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speed of execution

Hello friends,

Could any one tell the way of calculating the speed of c program
execution?

May 19 '06 #1
40 2997
kavi wrote:
Hello friends,

Could any one tell the way of calculating the speed of c program
execution?

Time it?

--
Ian Collins.
May 19 '06 #2
Ian Collins said:
kavi wrote:
Hello friends,

Could any one tell the way of calculating the speed of c program
execution?

Time it?


That only tells you the time of execution. To calculate the speed, you will
also need to know the distance the program travels within that time.

--
Richard Heathfield
"Usenet is a strange place" - dmr 29/7/1999
http://www.cpax.org.uk
email: rjh at above domain (but drop the www, obviously)
May 19 '06 #3
yes. Exactly.

May 19 '06 #4
Richard Heathfield wrote:
Ian Collins said:
kavi wrote:
Hello friends,

Could any one tell the way of calculating the speed of c program
execution?

Time it?


That only tells you the time of execution. To calculate the speed, you will
also need to know the distance the program travels within that time.


Unless the app is so fast that it distorts space time . Once the speed
of light itself is approached however, buffer overruns cannot occur.
Running the app at a high temperature has also been shown to increase
performance in some cases.

regards
Andy Little

May 19 '06 #5

"Richard Heathfield" <in*****@invali d.invalid> wrote in message
news:nv******** *************** *******@bt.com. ..
Ian Collins said:
kavi wrote:
Hello friends,

Could any one tell the way of calculating the speed of c program
execution?
Time it?


That only tells you the time of execution. To calculate the speed, you

will also need to know the distance the program travels within that time.

Is that why mainframes are faster then? As they are physically bigger the
program bytes have further to travel from the RAM to the CPU so they must
travel at a higher speed?

--
Richard Heathfield
"Usenet is a strange place" - dmr 29/7/1999
http://www.cpax.org.uk
email: rjh at above domain (but drop the www, obviously)

May 19 '06 #6
In article <7_************ ********@eclips e.net.uk>, David Wade
<g8***@yahoo.co m> writes

"Richard Heathfield" <in*****@invali d.invalid> wrote in message
news:nv******* *************** ********@bt.com ...
Ian Collins said:
> kavi wrote:
>> Hello friends,
>>
>> Could any one tell the way of calculating the speed of c program
>> execution?
>>
> Time it?


That only tells you the time of execution. To calculate the speed, you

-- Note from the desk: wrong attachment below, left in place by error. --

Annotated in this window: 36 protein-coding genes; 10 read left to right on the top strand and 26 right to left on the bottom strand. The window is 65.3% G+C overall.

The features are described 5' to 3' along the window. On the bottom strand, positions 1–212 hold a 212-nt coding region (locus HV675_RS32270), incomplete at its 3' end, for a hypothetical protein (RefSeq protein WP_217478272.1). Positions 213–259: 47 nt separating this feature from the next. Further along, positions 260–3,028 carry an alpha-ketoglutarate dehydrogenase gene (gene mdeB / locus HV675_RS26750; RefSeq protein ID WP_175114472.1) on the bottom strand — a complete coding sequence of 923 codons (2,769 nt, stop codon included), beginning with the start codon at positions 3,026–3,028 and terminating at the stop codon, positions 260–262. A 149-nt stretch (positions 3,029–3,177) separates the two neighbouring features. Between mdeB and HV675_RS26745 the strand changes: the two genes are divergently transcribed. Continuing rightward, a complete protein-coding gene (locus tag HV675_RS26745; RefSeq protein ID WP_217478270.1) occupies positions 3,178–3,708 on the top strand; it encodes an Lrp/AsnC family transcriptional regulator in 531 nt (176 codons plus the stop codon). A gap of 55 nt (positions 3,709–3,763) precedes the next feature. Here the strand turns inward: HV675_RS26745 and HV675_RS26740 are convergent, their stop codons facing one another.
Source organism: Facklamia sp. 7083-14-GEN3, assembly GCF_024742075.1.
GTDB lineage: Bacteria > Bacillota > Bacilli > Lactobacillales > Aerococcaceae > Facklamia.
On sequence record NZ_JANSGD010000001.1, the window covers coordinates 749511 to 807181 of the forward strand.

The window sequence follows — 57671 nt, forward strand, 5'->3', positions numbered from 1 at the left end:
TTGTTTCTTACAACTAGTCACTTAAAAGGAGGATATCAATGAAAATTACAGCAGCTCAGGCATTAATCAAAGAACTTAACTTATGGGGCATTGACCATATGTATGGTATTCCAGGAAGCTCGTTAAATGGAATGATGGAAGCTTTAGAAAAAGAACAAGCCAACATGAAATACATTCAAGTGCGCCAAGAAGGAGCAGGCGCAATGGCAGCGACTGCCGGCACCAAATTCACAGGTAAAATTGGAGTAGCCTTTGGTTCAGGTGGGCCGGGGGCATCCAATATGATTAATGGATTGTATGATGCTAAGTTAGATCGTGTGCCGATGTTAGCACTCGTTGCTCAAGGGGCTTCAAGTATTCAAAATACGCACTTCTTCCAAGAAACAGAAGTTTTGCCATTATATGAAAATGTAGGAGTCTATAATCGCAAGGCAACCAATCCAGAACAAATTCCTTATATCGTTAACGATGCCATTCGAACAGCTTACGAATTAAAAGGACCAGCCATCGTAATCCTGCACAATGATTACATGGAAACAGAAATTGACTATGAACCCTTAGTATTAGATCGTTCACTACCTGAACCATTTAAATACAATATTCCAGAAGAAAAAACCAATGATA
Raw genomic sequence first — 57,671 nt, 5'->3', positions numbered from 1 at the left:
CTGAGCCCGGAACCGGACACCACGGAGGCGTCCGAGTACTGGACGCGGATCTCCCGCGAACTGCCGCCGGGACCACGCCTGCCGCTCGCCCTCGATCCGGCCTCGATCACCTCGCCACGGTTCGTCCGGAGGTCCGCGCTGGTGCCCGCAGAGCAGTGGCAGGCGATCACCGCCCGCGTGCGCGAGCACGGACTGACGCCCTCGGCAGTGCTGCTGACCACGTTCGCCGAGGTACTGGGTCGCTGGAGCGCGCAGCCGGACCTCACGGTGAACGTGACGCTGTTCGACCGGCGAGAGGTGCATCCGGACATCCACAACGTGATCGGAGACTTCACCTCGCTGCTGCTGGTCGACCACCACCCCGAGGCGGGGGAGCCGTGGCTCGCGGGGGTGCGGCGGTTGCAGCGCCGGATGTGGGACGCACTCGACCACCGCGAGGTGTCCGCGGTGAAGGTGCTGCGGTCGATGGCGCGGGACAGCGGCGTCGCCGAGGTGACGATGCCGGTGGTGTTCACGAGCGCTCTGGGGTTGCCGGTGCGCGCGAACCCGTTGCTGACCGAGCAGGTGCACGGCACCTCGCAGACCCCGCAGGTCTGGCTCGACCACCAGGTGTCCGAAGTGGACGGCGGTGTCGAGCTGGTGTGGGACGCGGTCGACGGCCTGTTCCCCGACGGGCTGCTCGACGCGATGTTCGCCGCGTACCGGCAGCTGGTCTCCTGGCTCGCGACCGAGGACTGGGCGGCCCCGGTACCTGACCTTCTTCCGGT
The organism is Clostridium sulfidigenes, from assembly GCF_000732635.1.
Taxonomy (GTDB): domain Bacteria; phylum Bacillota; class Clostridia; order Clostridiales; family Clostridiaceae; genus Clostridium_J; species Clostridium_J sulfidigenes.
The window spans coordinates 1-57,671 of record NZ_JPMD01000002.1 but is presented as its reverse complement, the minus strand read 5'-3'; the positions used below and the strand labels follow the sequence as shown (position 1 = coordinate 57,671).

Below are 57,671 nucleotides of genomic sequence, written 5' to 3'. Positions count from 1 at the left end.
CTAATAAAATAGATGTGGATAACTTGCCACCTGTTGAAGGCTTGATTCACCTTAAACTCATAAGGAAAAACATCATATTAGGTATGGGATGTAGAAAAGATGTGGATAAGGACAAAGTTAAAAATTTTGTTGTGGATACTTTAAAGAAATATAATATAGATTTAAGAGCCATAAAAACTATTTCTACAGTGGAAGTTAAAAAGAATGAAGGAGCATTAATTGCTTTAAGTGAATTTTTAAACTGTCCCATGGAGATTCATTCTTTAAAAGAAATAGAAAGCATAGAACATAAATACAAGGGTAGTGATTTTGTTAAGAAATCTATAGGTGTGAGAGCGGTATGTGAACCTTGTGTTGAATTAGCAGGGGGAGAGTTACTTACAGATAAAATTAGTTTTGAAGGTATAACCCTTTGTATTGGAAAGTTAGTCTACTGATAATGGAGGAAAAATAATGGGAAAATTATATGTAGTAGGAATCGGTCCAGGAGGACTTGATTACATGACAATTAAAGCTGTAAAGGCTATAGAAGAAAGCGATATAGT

will
also need to know the distance the program travels within that time.


Is that why mainframes are faster then? As they are physically bigger the
program bytes have further to travel from the RAM to the CPU so they must
travel at a higher speed?


Silly boy..... Lap tops programs are fastest because they travel at
several 100's MPH when used in an aircraft.

Though you could argue programs in satellites are faster (assuming they
are not geo-stationary) but then you have to take relativity into
account......

Is it Friday afternoon again? That came round quickly :-)
--
\/\/\/\/\/\/\/\/\/\/\/\/\/\/\/\/\/\/\/\/\/\/\/\/\
\/\/\/\/\ Chris Hills Staffs England /\/\/\/\/
/\/\/ ch***@phaedsys. org www.phaedsys.org \/\/\
\/\/\/\/\/\/\/\/\/\/\/\/\/\/\/\/\/\/\/\/\/\/\/\/\/\/

May 19 '06 #7
>
Is it Friday afternoon again? That came round quickly :-)

I guess so. But I suppose any one who asks a question like that without
doing an research deserves evrey thing they get,,,

--
\/\/\/\/\/\/\/\/\/\/\/\/\/\/\/\/\/\/\/\/\/\/\/\/\
\/\/\/\/\ Chris Hills Staffs England /\/\/\/\/
/\/\/ ch***@phaedsys. org www.phaedsys.org \/\/\
\/\/\/\/\/\/\/\/\/\/\/\/\/\/\/\/\/\/\/\/\/\/\/\/\/\/

May 19 '06 #8
kavi wrote:

Hello friends,

Could any one tell the way of calculating the speed of c program
execution?


The clock function in <time.h> is for timing programs
or parts of programs.

{
clock_t start, stop;

start = clock();
while (start == clock()) {
;
}
start = clock();
/*
** Timed event goes here
*/
stop = clock();
return (double)(stop - start) / (double)CLOCKS_ PER_SEC;
}

7.23.2.1 The clock function
Synopsis
[#1]
#include <time.h>
clock_t clock(void);
Description
[#2] The clock function determines the processor time used.
Returns
[#3] The clock function returns the implementation' s best
approximation to the processor time used by the program
since the beginning of an implementation-defined era related
only to the program invocation. To determine the time in
seconds, the value returned by the clock function should be
divided by the value of the macro CLOCKS_PER_SEC. If the
processor time used is not available or its value cannot be
represented, the function returns the value clock_t)-1.252)
_______________ _____
252In order to measure the time spent in a program, the
clock function should be called at the start of the
program and its return value subtracted from the value
returned by subsequent calls.

--
pete
May 19 '06 #9
pete said:
kavi wrote:

Hello friends,

Could any one tell the way of calculating the speed of c program
execution?


The clock function in <time.h> is for timing programs
or parts of programs.

{
clock_t start, stop;

start = clock();
while (start == clock()) {
;
}
start = clock();
/*
** Timed event goes here
*/
stop = clock();
return (double)(stop - start) / (double)CLOCKS_ PER_SEC;


This code could, of course, return a /negative/ value, which would make the
performance stats seem very impressive indeed.

--
Richard Heathfield
"Usenet is a strange place" - dmr 29/7/1999
http://www.cpax.org.uk
email: rjh at above domain (but drop the www, obviously)
May 19 '06 #10

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